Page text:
CareerBuilder’s New Talent Crunch Study Explores the Impact of the Skills Gap and Vacancies on Revenue and Turnover

Posted: April 2, 2014 in Industry News, Recruiting and Sourcing, Talent Acquisition
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Recruiting skywriting advertising over San Francisco’s high tech SOMA district in 2013

Reposted from:CareerBuilder’s New Talent Crunch Study Explores the Impact of Skills Gap and Vacancies on Revenue and Turnover

Chicago, June 27, 2012 – As companies navigate around the widening skills gap in the U.S., prolonged job vacancies are taking a toll on employee morale and the bottom line. Despite high unemployment rates, 38 percent of employers reported they currently have positions for which they can’t find qualified candidates. One-third (34 percent) reported that job vacancies have resulted in a lower quality of work due to employees being overworked, and 23 percent cited a loss in revenue.

With unfilled positions often translating into longer hours for existing staff, 33 percent of employers said vacancies have caused lower morale and 17 percent pointed to higher turnover within their organizations.

CareerBuilder’s “Talent Crunch” study explores the challenges associated with the skills deficit and what employers are doing to address it. The study was produced in conjunction with CareerBuilder’s “Empowering Employment” initiative, a partnership effort that showcases the programs and learnings of companies who are committed to retraining workers and fueling job creation.

“If we want to see more positive movement in the U.S. market, we have to do a better job of realigning the skills of our labor force with positions that are in high demand,” said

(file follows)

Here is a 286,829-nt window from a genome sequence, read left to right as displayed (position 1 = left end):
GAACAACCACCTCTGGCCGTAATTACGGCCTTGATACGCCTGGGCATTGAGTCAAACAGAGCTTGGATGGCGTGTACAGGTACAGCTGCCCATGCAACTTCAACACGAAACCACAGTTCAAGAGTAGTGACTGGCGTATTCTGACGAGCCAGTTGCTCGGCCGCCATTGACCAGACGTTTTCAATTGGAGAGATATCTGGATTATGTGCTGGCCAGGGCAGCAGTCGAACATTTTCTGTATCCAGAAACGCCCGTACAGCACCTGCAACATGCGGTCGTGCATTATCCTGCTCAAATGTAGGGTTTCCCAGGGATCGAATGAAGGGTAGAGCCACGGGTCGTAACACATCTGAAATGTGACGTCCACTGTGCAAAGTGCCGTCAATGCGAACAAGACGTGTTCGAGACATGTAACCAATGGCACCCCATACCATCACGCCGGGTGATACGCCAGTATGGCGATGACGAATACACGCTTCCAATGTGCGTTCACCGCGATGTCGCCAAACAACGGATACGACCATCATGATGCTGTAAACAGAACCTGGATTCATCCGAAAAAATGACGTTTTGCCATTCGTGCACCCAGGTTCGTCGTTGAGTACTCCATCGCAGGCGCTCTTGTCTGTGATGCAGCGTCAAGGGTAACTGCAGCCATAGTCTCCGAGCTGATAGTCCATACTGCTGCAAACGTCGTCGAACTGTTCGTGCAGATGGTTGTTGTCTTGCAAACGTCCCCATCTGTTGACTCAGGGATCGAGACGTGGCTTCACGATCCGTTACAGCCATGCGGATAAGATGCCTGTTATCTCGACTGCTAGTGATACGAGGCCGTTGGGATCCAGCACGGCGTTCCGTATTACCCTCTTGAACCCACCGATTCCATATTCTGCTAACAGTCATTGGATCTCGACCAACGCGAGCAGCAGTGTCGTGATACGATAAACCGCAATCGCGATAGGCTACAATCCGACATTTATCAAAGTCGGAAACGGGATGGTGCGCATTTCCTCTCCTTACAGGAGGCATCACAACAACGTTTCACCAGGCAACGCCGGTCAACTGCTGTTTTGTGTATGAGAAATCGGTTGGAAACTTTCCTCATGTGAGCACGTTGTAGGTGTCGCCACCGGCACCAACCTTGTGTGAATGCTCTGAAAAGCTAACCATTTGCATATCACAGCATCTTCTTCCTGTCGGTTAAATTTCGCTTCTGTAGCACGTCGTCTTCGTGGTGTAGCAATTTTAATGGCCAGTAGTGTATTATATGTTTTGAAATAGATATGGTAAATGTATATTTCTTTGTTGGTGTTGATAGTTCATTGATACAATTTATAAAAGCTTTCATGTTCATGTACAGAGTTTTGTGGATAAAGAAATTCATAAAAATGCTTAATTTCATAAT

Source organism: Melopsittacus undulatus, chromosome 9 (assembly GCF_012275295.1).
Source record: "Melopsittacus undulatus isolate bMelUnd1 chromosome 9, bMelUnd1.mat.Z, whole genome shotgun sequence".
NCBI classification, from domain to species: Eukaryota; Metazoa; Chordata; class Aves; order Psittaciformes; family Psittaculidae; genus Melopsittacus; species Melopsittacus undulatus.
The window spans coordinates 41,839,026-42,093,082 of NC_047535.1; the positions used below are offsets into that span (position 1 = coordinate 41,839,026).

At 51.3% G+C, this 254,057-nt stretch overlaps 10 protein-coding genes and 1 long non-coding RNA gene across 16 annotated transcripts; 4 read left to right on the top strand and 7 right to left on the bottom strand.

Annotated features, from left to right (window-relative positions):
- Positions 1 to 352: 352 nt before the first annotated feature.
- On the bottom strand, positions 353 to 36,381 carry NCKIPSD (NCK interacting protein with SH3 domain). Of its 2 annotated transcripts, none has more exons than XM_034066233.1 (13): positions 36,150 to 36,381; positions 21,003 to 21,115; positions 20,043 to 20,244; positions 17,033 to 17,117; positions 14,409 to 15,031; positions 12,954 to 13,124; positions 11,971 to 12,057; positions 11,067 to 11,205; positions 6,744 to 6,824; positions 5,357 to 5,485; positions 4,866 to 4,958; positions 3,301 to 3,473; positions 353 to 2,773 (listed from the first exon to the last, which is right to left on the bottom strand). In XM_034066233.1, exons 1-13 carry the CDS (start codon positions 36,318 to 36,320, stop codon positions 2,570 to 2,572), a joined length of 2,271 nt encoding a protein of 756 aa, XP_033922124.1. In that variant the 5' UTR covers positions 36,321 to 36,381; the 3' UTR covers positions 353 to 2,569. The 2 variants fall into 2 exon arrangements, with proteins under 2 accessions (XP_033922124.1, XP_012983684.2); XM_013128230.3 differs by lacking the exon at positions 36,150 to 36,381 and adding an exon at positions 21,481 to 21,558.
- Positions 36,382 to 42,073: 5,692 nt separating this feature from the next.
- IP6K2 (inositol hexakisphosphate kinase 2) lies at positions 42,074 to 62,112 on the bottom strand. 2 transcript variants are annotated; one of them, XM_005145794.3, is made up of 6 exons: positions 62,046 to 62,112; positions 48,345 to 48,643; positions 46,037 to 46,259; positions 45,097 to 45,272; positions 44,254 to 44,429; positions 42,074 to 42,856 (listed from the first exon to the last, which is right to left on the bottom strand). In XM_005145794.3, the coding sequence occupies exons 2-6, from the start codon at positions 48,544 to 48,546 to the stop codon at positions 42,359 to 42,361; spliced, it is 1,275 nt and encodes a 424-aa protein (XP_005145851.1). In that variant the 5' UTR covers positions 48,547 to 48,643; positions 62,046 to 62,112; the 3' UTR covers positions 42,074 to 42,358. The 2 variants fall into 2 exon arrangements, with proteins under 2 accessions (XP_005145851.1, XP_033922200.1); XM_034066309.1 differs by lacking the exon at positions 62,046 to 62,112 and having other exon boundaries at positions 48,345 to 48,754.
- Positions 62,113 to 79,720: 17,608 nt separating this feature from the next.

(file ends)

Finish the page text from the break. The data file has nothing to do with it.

Matt Ferguson, CEO of CareerBuilder. “Prolonged vacancies can result in lower quality work, lower sales and morale, and can cause a delay in creating other related positions within the organization. Fortunately, we see more companies taking matters into their own hands and putting programs in place to retrain and transition workers into their industries and fields.”

Looking at enterprise organizations1 in the U.S., which hire in the largest volume, the five areas they said are the most difficult to recruit for are:

· Engineering – 67 percent

· C-level positions (CEO, CFO, CMO, etc.) – 60 percent

· Information Technology – 60 percent

· Research & Development – 54 percent

· Production – 54 percent

To secure talent for hard-to-fill positions, half of employers of all sizes are planning to hire workers who don’t have experience in their particular industry or field and train them. Thirty-one percent are planning to cross-train current employees while 19 percent are targeting talent from competitors. Nearly two-thirds are willing to stretch incentives such as offering flexible hours (25 percent), higher salary (22 percent) and remote work options (15 percent).

Two-in-five companies (41 percent) reported they currently have programs in place to help alleviate the skills gap including on-the-job training, mentoring, sending employees back to school and other efforts.

The Job Seekers’ Perspective

Many U.S. job seekers – especially workers operating in industries that were hit hard by job loss during the recession – have to look to new industries and fields to find gainful employment, and the transition isn’t always easy. Nearly two-thirds of job seekers (64 percent) knowingly apply for a position for which they don’t possess the required skills.

For employers who are looking to reskill workers for their organizations, they’re likely to find willing participants. Most U.S. job seekers – 77 percent – said they would be willing to take a job in a different field than the one they currently work in. More than half (54 percent) would be open to relocating to a new city or state.

To view the full results, go to http://careerbuildercommunications.com/talentcrunch/

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